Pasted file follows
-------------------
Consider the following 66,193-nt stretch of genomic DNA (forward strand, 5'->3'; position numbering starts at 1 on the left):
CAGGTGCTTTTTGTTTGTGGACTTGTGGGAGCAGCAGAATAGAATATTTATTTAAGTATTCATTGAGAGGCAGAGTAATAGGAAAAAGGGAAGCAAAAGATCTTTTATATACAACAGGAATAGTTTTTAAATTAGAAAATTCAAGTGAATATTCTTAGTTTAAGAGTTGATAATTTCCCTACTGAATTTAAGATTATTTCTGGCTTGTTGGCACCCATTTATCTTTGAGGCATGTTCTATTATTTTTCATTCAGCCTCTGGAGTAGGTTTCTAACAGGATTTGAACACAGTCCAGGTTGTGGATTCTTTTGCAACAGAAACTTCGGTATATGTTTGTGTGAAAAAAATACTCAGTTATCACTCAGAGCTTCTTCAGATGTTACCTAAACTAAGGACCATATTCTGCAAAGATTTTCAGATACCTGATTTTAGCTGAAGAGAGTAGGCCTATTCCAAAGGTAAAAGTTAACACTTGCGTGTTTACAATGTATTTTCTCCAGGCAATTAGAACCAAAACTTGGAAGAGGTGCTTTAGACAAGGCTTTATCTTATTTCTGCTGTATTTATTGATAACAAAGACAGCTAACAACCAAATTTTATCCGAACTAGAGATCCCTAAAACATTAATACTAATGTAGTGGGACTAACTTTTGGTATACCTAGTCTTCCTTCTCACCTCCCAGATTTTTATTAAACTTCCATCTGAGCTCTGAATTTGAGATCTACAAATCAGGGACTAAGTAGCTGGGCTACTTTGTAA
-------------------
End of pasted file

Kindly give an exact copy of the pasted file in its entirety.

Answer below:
Consider the following 66,193-nt stretch of genomic DNA (forward strand, 5'->3'; position numbering starts at 1 on the left):
CAGGTGCTTTTTGTTTGTGGACTTGTGGGAGCAGCAGAATAGAATATTTATTTAAGTATTCATTGAGAGGCAGAGTAATAGGAAAAAGGGAAGCAAAAGATCTTTTATATACAACAGGAATAGTTTTTAAATTAGAAAATTCAAGTGAATATTCTTAGTTTAAGAGTTGATAATTTCCCTACTGAATTTAAGATTATTTCTGGCTTGTTGGCACCCATTTATCTTTGAGGCATGTTCTATTATTTTTCATTCAGCCTCTGGAGTAGGTTTCTAACAGGATTTGAACACAGTCCAGGTTGTGGATTCTTTTGCAACAGAAACTTCGGTATATGTTTGTGTGAAAAAAATACTCAGTTATCACTCAGAGCTTCTTCAGATGTTACCTAAACTAAGGACCATATTCTGCAAAGATTTTCAGATACCTGATTTTAGCTGAAGAGAGTAGGCCTATTCCAAAGGTAAAAGTTAACACTTGCGTGTTTACAATGTATTTTCTCCAGGCAATTAGAACCAAAACTTGGAAGAGGTGCTTTAGACAAGGCTTTATCTTATTTCTGCTGTATTTATTGATAACAAAGACAGCTAACAACCAAATTTTATCCGAACTAGAGATCCCTAAAACATTAATACTAATGTAGTGGGACTAACTTTTGGTATACCTAGTCTTCCTTCTCACCTCCCAGATTTTTATTAAACTTCCATCTGAGCTCTGAATTTGAGATCTACAAATCAGGGACTAAGTAGCTGGGCTACTTTGTAA